Just in case you’re in a hurry, here’s a tl;dr money quote from an important new study whether recent university graduates feel ready to use the information:
A vast majority. . . believed they had transferred information skills from college to interpret and apply research findings (76%) and think about how best to learn (74%). Yet far fewer – less than a third (27%) – agreed that university had helped them develop their ability to formulate and ask their own questions.
I assume you are in a hurry because these graduates certainly are. That’s part of the problem: they face a host of information needs for their work, their lives and to connect to new communities and it’s a huge challenge.
What would we do without Control of project information? It is arguably the largest long-term, multi-institutional research project ever launched on how students use information in school and beyond. This week, another report based on years of research came out. This one examines in detail how well students can use the things we hope they will learn about information after graduation.
There is good news and bad news.
As the quote I started with indicates, graduates feel quite well prepared to make critical judgments about sources of information and not just rely on the first thing that pops up. Of course not. This is real life, not an essay due tomorrow. It’s good to hear that they feel their college experiences have developed their ability to tell whether or not a source is worth considering. Kudos to us.
The bad news is that they don’t feel well prepared to develop their own questions. This should trouble us all, as it is a rather important function of higher education and one of the most important types of learning that can occur in a university library.
Another good news/bad news less profound but still important: it seems that we have passed on the message that scholarly sources are useful. Unfortunately, three-quarters of graduates said they struggled to find affordable sources of information, and half expressed frustration that the databases they used in their university library were now inaccessible to them, as well as Classes. MOOCs aren’t what they have in mind – a large majority say they don’t have time to enroll in massive online courses. But locking this year’s class notes in a course management system makes up-to-date information inaccessible to former students). If the solution is “go to the public library” – okay; in fact, about half do. A total of 70% say they look for information in books obtained from a variety of sources. But so much publication in journals is virtually inaccessible to those outside the walled gardens of academia.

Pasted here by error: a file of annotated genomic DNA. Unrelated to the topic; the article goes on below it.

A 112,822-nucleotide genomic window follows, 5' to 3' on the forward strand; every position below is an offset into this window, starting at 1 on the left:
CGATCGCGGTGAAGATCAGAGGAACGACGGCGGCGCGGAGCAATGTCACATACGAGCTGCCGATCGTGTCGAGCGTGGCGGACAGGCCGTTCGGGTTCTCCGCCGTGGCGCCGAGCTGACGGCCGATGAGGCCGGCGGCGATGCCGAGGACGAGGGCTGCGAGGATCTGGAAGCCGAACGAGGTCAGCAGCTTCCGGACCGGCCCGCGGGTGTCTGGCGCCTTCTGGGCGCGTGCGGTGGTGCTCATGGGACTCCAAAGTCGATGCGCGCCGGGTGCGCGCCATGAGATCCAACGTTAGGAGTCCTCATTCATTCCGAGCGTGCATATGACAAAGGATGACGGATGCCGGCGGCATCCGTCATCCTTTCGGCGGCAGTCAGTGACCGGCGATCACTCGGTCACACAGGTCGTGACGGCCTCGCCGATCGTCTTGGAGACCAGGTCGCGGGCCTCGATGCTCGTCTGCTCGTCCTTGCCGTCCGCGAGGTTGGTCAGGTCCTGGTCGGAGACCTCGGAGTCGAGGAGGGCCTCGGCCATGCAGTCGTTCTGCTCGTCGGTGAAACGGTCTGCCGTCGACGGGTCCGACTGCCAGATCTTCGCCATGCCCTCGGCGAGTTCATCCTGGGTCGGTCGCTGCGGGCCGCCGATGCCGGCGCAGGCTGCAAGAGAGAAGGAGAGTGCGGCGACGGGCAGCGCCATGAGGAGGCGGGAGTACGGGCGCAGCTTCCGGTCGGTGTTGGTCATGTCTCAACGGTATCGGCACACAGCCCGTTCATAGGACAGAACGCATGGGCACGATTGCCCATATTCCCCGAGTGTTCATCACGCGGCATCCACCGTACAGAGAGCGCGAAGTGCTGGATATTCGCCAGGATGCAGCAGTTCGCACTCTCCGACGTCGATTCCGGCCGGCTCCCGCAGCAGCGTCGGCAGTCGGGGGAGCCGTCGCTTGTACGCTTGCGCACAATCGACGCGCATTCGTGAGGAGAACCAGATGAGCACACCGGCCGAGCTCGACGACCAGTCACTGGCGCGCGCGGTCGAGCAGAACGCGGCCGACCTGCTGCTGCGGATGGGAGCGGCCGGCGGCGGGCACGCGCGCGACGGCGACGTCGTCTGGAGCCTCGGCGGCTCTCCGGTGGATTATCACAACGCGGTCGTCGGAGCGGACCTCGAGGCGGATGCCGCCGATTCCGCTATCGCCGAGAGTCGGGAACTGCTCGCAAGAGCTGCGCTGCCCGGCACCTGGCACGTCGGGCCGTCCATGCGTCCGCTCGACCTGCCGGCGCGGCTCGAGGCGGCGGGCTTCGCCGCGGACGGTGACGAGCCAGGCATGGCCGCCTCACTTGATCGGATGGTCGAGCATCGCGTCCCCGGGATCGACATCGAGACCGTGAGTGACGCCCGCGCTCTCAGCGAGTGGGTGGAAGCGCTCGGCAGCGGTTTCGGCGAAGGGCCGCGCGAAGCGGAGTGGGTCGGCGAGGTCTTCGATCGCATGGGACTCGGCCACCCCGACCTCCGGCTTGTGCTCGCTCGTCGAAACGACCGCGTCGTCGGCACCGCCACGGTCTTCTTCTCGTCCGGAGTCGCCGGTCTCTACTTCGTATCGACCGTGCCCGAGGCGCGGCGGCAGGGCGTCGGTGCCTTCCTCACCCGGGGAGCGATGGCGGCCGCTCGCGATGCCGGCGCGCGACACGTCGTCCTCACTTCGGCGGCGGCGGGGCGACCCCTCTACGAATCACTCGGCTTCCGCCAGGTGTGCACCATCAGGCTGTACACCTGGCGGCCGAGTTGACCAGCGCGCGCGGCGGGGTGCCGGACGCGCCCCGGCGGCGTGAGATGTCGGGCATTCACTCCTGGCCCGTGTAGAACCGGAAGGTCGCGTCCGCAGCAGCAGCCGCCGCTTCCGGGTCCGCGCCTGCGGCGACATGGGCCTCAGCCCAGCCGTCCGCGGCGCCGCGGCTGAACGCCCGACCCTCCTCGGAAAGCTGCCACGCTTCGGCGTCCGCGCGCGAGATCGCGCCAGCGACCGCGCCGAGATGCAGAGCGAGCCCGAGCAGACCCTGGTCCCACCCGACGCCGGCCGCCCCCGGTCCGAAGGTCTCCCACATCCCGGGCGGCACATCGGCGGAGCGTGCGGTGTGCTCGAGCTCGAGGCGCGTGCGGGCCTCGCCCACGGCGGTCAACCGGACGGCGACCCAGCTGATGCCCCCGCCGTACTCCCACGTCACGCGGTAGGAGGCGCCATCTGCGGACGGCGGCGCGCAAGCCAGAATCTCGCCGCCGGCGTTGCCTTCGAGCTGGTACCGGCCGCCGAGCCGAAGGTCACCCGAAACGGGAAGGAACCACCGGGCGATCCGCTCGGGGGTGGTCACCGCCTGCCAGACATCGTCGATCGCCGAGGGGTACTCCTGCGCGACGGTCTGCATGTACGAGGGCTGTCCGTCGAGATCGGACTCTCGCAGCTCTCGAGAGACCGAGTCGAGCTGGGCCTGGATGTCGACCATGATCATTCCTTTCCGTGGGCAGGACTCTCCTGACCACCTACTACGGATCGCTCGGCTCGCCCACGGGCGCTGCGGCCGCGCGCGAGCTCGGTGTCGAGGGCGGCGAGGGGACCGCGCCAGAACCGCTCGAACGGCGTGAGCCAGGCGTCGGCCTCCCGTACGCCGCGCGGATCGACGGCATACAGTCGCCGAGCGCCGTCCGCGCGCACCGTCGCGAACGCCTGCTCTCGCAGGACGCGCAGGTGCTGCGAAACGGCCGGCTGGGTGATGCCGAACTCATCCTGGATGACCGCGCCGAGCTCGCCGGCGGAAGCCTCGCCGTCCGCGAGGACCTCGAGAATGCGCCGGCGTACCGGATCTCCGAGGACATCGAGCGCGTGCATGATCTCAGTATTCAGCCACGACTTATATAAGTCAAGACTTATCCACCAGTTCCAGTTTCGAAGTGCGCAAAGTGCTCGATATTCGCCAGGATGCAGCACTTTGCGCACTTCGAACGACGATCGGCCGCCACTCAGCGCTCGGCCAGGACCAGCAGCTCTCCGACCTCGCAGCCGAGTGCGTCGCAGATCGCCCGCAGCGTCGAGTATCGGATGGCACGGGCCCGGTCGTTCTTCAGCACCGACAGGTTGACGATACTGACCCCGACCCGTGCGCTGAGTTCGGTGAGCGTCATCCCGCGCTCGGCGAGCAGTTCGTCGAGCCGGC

I am delighted to have further confirmation that there is a desire beyond academia for open educational resources and open access scholarship. But I’m frustrated that we haven’t solved this problem. It doesn’t make sense to instill in students a deep respect for research and then tell them it’s just for school or for people who can afford to pay $35 for every paper they want. to consult. It’s just stupid, and we can change it.
Another finding that struck me: Students describe difficulty developing a personal learning network that can help them keep up with new information. In addition to day-to-day learning – how to budget for groceries, how to cook their own food, how to do the things an adult has to do – they need to learn how to communicate with older colleagues, develop their careers ( which may involve leaving their current job) and how to keep abreast of new developments in their field. We don’t give students much experience finding and filtering new information as they develop. Instead, they research for assignments (and sometimes with professors), but may not know how to connect with people beyond campus and program boundaries or how to monitor conversations. in progress that will concern them professionally. Very often, the efforts of librarians are focused on getting things done, and so are our tools. We generally do not help students identify the streams of information where the articles they retrieve begin.
There is so much more. I barely scratch the surface. This well-designed study involved a survey of 1,651 people who graduated from one of ten colleges and universities between 2007 and 2012. In addition, interviews were conducted with 126 subjects to dig deeper into the findings. It is the most ambitious of the studies in the Information Literacy Project and arguably the most important because there is nothing else like it out there except the Project previous study on a smaller scale. This adds a great deal of weight and depth to what we know about the ultimate ends of our information literacy efforts. As Alison Head, the study’s author, points out, data on students is abundant. Data on what happens after graduation, not so much.
We all owe her a debt of gratitude that she is helping to change that.